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  • Published: 4 March 2010
  • ISBN: 9780141189383
  • Imprint: Penguin Classics
  • Format: Paperback
  • Pages: 608
  • RRP: $22.99
Categories:

Alone In Berlin




'A truly great book ... an utterly gripping thriller' Justin Cartwright, Sunday Telegraph

Berlin, 1940, and the city is filled with fear. At the house on 55 Jablonski Strasse, its various occupants try to live under Nazi rule in their different ways: the bullying Hitler loyalists the Persickes, the retired judge Fromm and the unassuming couple Otto and Anna Quangel. Then the Quangels receive the news that their beloved son has been killed fighting in France. Shocked out of their quiet existence, they begin a silent campaign of defiance, and a deadly game of cat and mouse develops between the Quangels and the ambitious Gestapo inspector Escherich. When petty criminals Kluge and Borkhausen also become involved, deception, betrayal and murder ensue, tightening the noose around the Quangels' necks ...

  • Published: 4 March 2010
  • ISBN: 9780141189383
  • Imprint: Penguin Classics
  • Format: Paperback
  • Pages: 608
  • RRP: $22.99
Categories:

About the author

Hans Fallada

Hans Fallada (1893–1947) was the pen name of German author Rudolf Ditzen, whose books were international bestsellers on a par with those of his countrymen Thomas Mann and Hermann Hesse. He opted to stay in Germany when the Nazis came to power, and eventually had a nervous breakdown when he was put under pressure to write anti-Semitic books. He was cast into a Nazi insane asylum, where he secretly wrote The Drinker. Immediately after the war he wrote his last two novels, The Nightmare and Alone in Berlin, but he died before either book could be published.

Also by Hans Fallada

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Praise for Alone In Berlin

One of the most extraordinary and compelling novels written about World War II. Ever.

Alan Furst

Terrific ... a fast-moving, important and astutely deadpan thriller.

Irish Times

A classic study of a paranoid society. Fallada's scope is extraordinary. Alone in Berlin is ... as morally powerful as anything I've ever read.

Charlotte Moore, Telegraph

The greatest book ever written about the German resistance to the Nazis.

Primo Levi

Fallada assembles a cast of vivid low-life characters, stoolies, thieves and whores

James Buchan, Guardian

Visceral, chilling ... has the suspense of a Le Carré novel

New Yorker

A classic study of a paranoid society. Fallada's scope is extraordinary. Alone in Berlin is ... as morally powerful as anything I've ever read

Charlotte Moore, Telegraph

First published in Germany in 1947 and evoking the horror of life in Germany in the Second World War. A rediscovered masterpiece that makes you want to seek out more works by this great chronicler of events in my own lifetime.

Barry Humphries, Books of the Year, Sunday Telegraph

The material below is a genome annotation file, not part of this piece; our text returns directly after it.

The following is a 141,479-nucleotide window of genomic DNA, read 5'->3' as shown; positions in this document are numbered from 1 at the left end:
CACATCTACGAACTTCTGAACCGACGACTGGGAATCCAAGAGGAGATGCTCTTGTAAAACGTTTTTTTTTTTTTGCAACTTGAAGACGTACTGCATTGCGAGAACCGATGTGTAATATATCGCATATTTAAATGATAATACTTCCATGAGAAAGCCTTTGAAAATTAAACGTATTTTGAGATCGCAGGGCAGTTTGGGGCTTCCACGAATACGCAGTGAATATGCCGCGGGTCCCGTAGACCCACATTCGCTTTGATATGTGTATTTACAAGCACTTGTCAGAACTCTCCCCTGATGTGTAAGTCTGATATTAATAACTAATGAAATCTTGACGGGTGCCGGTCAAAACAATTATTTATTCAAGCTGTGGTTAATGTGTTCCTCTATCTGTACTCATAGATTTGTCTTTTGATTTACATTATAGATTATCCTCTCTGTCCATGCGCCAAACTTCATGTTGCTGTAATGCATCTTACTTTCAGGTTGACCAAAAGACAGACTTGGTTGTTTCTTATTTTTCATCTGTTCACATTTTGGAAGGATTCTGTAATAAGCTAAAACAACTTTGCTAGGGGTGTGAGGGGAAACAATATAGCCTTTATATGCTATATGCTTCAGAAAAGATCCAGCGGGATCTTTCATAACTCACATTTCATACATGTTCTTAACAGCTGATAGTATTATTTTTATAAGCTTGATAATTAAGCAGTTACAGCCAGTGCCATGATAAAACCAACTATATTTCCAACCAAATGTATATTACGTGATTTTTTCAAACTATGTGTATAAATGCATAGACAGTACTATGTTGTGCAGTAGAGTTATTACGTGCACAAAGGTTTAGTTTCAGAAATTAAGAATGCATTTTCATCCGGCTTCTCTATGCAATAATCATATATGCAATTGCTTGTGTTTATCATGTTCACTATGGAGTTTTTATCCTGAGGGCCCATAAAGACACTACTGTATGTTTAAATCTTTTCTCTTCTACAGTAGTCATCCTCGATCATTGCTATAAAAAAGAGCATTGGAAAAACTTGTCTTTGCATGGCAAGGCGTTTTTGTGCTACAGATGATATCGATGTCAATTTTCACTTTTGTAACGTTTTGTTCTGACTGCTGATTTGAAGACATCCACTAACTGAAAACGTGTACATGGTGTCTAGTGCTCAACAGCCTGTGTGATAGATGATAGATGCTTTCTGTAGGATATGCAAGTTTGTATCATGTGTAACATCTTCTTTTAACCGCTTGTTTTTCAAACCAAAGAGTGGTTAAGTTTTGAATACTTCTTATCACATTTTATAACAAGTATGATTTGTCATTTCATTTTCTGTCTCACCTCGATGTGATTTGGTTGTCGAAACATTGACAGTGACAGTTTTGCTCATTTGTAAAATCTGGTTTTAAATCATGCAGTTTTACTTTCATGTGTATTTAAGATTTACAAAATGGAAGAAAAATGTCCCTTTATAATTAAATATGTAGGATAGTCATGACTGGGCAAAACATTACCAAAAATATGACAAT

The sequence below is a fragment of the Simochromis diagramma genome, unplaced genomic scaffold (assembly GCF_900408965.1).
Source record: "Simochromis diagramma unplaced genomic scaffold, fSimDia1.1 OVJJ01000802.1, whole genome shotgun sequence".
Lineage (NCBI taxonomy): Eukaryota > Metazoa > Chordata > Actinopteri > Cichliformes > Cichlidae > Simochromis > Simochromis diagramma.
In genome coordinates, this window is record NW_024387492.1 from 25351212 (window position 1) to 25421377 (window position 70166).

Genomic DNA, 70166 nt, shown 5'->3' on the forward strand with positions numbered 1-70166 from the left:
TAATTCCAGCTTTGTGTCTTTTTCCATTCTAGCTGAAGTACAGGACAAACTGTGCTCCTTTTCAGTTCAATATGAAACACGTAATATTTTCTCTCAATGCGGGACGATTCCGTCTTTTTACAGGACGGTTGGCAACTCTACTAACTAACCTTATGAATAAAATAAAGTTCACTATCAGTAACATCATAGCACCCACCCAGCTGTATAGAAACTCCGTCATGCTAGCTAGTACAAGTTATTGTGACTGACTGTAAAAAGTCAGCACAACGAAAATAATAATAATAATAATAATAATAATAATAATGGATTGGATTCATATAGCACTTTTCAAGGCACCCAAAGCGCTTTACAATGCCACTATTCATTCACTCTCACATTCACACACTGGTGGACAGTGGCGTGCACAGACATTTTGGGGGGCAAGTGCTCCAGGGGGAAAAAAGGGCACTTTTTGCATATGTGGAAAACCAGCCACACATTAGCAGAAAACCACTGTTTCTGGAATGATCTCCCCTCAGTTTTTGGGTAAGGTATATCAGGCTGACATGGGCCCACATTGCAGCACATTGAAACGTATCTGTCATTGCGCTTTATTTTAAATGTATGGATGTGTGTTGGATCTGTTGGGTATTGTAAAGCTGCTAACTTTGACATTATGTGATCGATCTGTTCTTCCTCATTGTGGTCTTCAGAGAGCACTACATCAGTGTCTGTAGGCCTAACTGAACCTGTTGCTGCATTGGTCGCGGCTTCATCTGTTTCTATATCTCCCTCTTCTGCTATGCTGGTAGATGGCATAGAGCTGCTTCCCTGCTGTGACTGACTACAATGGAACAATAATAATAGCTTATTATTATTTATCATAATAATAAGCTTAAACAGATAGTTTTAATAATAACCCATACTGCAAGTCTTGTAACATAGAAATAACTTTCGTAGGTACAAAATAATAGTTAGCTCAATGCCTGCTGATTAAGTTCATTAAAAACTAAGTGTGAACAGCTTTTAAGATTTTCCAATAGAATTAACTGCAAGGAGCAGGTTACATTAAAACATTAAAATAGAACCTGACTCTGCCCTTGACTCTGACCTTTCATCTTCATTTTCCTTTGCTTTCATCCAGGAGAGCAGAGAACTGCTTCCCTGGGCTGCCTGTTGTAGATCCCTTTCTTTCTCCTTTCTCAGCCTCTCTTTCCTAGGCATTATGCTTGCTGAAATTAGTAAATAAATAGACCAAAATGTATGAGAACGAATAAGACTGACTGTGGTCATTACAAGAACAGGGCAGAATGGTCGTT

The other fictional high point of 2009 was Alone in Berlin ... Hans Fallada's 1947 portrait of an ordinary German couple stung into a life of protest by the death of their soldier son is harrowing and masterly.

David Robson, Books of the Year, Sunday Telegraph

[This novel] suggests that resistance to evil is rarely straightforward, mostly futile, and generally doomed. Yet to the novel's aching, unanswered question: 'Does it matter?' there is in this strange and compelling story to be found a reply in the affirmative. Primo Levi had it right: This is the great novel of German resistance.

Richard Flanagan

'What Irène Némirovsky's "Suite Française" did for wartime France after six decades in obscurity, Fallada does for wartime Berlin.'

Roger Cohen, New York Times

'[Alone in Berlin] has something of the horror of Conrad, the madness of Dostoyevsky and the chilling menace of Capote's "In Cold Blood"'.

Roger Cohen, New York Times

'Fallada's great novel, beautifully translated by the poet Michael Hofmann, evokes the daily horror of life under the Third Reich, where the venom of Nazism seeped into the very pores of society, poisoning every aspect of existence. It is a story of resistance, sly humour and hope'

Ben Macintyre, The Times

'an extraordinary novel'

Daily Express

A marvellous book, almost a masterpiece. The tension he maintains despite a fogegone conclusion is miraculous. This is the truest, most vivid I-was-there novel of the epoch.

Norman Lebrecht

The stand-out book this year for me was Alone in Berlin (Penguin Classics £9.99) ... It's a page-turning moral thriller, based on fact, of a ­working-class German ­couple and their small-scale attempts to resist Nazi rule in Berlin. Bleak, chilling, utterly compelling and unforgettable.

Pugh, Books of the Year, Daily Mail

Penguin's reissue of Hans Fallada's Alone in Berlin, brilliantly translated by Michael Hofmann, makes available one of the great novels of the past century. An almost unbearably intense challenge to its readers.

George Steiner, Books of the Year, TLS

What makes Alone in Berlin such a cracking read is that it pushes us into the midst of that grim reality and yet allows us to put it down - only at the very end - with a feeling of warm humanity.

Peter Millar, The Times

Hans Fallada wrote Alone in Berlin between September and November 1946, in postwar East Germany. He told his family that he had written "a great novel". He would die a few months later. .... Fallada was correct: he had written a great book, in circumstances and a space of time which make the achievement almost miraculous. But it's the double miracle of translation which gives us Fallada's novel in English as Alone in Berlin. Michael Hoffman is a fine poet, whose acute ear and eloquent understanding of the transition-points between the two languages make the text as powerful as it is down-to-earth.

Helen Dunmore, Guardian